A study carried out in Spain analyses the variables involved in behavioural problems of children in foster care. The study concludes that emotional relationships and educational style are key to reducing problems with children and the strain on foster families.
Researchers from the University of Malaga have studied how emotional relationships and educational style impact on the success of foster care. This is one of the alternatives within the child protection system to provide the most normal environment possible for a child separated from their biological family (when this is not an appropriate environment for their upbringing)..
The results, published in the Journal of Child and Family Studies, show that these two variables in foster carers are important predictors of children’s problems within the family.
“Criticism and rejection by foster carers increases emotional and behavioural problems of their foster children due to increased strain on the foster carer and the impact on the self-esteem of the child,” explains María D. Salas, lead author of the study and scientist at the institute in Malaga, to SINC.
The study links a greater incidence of behavioural problems in foster children with various factors, such as emotional relationships within the social and family context and the educational style of foster carers, given that they are experiences that can trigger the appearance of maladaptive behaviour in the children.
For the authors, “this information could be useful in identifying and selecting foster carers with the best characteristics to carry out this task, as well as emphasise the importance of positive emotional relationships in the training and support given by welfare officers to foster carers”.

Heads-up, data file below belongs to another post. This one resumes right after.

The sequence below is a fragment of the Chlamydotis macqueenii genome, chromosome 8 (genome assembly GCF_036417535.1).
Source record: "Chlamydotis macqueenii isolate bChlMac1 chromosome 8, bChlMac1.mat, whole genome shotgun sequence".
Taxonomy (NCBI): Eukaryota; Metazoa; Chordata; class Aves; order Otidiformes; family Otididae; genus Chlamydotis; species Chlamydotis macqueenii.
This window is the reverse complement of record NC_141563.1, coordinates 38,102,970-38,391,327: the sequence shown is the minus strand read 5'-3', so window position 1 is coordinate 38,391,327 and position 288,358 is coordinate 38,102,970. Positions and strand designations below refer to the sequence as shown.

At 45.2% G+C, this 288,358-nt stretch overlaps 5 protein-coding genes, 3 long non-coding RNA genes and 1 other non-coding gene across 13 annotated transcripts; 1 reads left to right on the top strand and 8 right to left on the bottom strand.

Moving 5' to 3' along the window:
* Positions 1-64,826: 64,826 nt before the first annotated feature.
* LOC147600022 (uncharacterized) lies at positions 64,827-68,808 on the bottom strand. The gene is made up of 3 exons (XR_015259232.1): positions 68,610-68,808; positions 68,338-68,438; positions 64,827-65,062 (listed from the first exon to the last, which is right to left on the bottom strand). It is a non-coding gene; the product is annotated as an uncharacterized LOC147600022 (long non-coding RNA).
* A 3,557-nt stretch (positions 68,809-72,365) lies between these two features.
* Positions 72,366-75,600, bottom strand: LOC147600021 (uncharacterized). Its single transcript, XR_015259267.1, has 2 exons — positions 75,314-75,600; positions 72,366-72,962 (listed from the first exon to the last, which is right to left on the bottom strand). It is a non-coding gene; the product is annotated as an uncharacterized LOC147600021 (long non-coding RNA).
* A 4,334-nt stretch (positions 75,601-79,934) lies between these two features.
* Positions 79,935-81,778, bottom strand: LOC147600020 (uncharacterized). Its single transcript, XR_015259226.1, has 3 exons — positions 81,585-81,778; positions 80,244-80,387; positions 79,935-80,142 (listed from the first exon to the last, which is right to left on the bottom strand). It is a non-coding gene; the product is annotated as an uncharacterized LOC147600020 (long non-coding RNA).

The sample included 104 foster children (56 boys and 48 girls), aged 11 on average, and their foster carers (86 families). All of the foster families in Malaga, Granada and Jaen participated in the study. The information was provided through the Child Protection System of each of the provinces.
Impulsivity and lack of concentration
Bearing in mind previous research, the main objective of this study was to identify the factors relating to greater emotional and behavioural problems among children, in the context of foster care (behavioural problems, impulsivity and attention deficit).
The scientists detected several variables: older children going into foster care present more problems; children with greater self-esteem suffer from fewer complications but these can increase due to the strain on foster families.
“In terms of family strain, training programmes could be implemented to help foster carers to acquire habits to cope with the children’s behavioural problems. These programmes should include the possibility of sharing experiences with other foster carers and participate in resolving these complications,” adds Salas.
As the authors conclude, “the preparation and support of social workers to foster families is fundamental in reducing the problems of foster children and the strain on those who care for them”.